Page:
Let’s get a little romantic. Close your eyes, and envision small, round tables set just off the beach, ocean waters lapping in the background at sunset, tiny Key deer grazing the edge of white tablecloths like magical creatures. Warm breezes kiss your skin just as a waiter arrives, carrying a silver platter like he’s about to bequeath you the keys to the kingdom. Whisking away the cover, you visually feast on a bed of buttery Caribbean lobster, atop tender prime beef, subtly sauced with rich foie gras, and graced with a generous shaving of truffles. The lightness of the lobster marries so well with the richness of the beef, highlighted by strong, tangy flavors of truffles and the silky texture of foie gras. Size was no match for my appetite: I savored every last bite.

2.) Joe’s Seafood Prime Steak & Stone Crab, Chicago. Dish to Die For: Double-Cut Colorado Lamb Chops. 

Walking into Joe’s is like stepping back in time to the days of swagger. Tuxedoed wait staff, rich linens, and a Sinatra-esque dining room sends the immediate message that diners are about to be really well-cared for. But more amazing than the atmosphere is the food. When dining at Joe’s, stone crab has to be ordered, and lots of it. Luckily, stone crab is so light and delicious, it really qualifies- in my book– as both appetizer and dessert— and by that I mean, it’s essential to order enough to continuously inhale throughout the meal. But beyond the crab,  Joe’s has an amazing menu, including one I knew was going to blow my mind: double-cut Colorado lamb chops with mint chimichurri sauce. I knew these chops were going to be unbelievably tender, barely-there salt savory, and minty, tangy-sweet. They lived up to every expectation.

3.) The Turf Room, North Aurora.  Dish to Die For: Butternut Squash “Mock” Risotto

Before I describe the universal wonder that is butternut mock risotto, I would be remiss if I didn’t share the most vital piece of advice in dining at the Turf Room: bring your thirst buds. Yes, yes, it’s all about the food…and the food is one-hundred percent delicious, but the cocktail menu at TR is out of this world. So water up before stepping foot in the door, because Jack, Jose, and Captain have some particularly delicious plans in store for the adventurous imbiber. But back to the food…I love fall dishes that feature warm, whipped squash…but The Turf Room takes it to a whole new level with the tanginess of blue cheese, savory shallot, and the crunch of candied walnuts. This side dish was so good, I actually stopped eating my entree just to make more room for it.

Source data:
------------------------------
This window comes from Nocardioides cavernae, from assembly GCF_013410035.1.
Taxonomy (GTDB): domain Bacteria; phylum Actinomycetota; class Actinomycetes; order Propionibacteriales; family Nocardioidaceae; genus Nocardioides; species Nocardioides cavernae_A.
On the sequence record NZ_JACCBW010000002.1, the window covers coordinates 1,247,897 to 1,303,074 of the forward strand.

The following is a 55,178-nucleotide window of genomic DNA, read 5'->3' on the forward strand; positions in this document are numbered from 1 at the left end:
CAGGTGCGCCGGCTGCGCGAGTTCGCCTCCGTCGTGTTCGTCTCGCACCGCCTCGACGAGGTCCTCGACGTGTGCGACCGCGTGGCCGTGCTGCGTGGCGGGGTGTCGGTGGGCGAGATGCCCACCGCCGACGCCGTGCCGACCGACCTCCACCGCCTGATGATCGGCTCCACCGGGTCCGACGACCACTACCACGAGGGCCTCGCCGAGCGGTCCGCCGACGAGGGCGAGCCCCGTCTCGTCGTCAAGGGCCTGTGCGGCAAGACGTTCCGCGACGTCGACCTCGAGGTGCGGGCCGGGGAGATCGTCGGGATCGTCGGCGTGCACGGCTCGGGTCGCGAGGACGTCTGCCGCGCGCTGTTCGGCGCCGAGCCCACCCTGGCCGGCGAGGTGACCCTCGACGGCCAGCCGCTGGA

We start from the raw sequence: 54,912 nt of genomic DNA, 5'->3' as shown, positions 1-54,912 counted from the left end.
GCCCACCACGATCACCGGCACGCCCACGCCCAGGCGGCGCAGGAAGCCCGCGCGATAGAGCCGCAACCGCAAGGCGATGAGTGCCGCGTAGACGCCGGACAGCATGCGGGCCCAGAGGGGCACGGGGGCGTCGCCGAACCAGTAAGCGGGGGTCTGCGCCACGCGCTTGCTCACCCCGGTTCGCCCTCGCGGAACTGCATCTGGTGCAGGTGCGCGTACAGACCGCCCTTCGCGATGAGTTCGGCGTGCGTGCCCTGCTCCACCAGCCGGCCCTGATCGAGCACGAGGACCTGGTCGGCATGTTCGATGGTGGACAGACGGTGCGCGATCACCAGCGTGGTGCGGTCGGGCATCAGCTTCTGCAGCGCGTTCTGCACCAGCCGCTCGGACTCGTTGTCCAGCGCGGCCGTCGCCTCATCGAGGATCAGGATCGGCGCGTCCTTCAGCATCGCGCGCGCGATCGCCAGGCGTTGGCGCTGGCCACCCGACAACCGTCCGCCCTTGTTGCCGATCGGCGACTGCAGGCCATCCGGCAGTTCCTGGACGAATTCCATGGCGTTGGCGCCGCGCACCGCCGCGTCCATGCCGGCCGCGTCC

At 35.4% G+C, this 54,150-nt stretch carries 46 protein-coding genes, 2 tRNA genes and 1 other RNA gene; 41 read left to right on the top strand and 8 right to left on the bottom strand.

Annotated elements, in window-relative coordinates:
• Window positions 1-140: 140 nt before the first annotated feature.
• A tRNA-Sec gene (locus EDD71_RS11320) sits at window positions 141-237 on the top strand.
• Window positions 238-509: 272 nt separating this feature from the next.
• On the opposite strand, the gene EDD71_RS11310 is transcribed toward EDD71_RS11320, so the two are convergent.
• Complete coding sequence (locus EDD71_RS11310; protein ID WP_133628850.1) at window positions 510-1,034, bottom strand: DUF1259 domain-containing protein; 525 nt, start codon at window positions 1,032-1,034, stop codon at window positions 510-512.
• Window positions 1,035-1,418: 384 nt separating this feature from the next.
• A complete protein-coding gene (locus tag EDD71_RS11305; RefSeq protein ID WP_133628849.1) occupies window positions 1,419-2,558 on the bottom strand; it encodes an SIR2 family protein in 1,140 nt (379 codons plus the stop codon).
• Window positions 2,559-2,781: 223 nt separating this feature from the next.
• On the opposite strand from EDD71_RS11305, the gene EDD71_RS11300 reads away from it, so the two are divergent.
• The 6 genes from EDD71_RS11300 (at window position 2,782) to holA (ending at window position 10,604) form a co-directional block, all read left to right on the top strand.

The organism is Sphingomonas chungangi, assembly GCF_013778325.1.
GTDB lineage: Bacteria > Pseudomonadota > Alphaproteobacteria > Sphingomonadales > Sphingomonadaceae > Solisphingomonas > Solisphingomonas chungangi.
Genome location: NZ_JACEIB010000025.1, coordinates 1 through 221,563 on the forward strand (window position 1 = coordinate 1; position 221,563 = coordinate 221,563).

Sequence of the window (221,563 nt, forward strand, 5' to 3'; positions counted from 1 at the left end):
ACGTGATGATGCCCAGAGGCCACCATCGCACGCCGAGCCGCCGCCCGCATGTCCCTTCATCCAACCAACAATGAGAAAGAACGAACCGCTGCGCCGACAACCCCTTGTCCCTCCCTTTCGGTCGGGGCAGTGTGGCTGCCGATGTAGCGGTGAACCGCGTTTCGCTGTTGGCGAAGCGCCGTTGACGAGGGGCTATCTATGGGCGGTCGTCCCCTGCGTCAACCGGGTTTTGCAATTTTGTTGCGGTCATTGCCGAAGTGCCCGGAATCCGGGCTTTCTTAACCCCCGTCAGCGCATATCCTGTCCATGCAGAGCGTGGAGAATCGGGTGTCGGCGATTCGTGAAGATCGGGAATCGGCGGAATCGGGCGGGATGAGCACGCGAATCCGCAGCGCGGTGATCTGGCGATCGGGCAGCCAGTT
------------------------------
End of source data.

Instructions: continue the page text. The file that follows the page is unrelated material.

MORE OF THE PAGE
4.) Camille’s, Key West. Dish to Die ForNorwegian Eggs Benedict

My soul could live forever in Key West, so it’s only fitting that one of my favorite meals is served in an eclectic restaurant on Simonton Street, just blocks away from the Heron House, our favorite place to stay. Eggs Benedict is a delicious dish in any form, but to me, nothing tastes better than the Norwegian version. Smoked salmon on a crisp English muffin, topped with poached eggs, swimming in buttery Hollandaise. Camille’s eggs are always the perfect temperature, breaking the yolk just as my fork dips into the side of the egg, pooling the smoky salmon with savory yellow. I could eat breakfast all day.

5.) Better than Sex, Key West. Dish to Die For: Try everything.

Dessert is supposed to be last. Eat vegetables. Drink milk, and, maybe…if you have room after all that…dessert. But in this tiny, busy, candle-lit restaurant, dessert is the only item on the menu. From cocktails to coffee, every beverage is served in a glass coated in white chocolate, milk chocolate, or caramel. Pair a sweet beverage with bread pudding, molten chocolate cake, peanut butter silk pie, or lime cream pie. Each dish is arranged sensually on the plate, named to inspire a wink and a smirk from diners and wait staff alike. Eating vegetables may be the best way to keep our bodies healthy, but eating dessert feeds our hearts and souls.

Bon Appetit.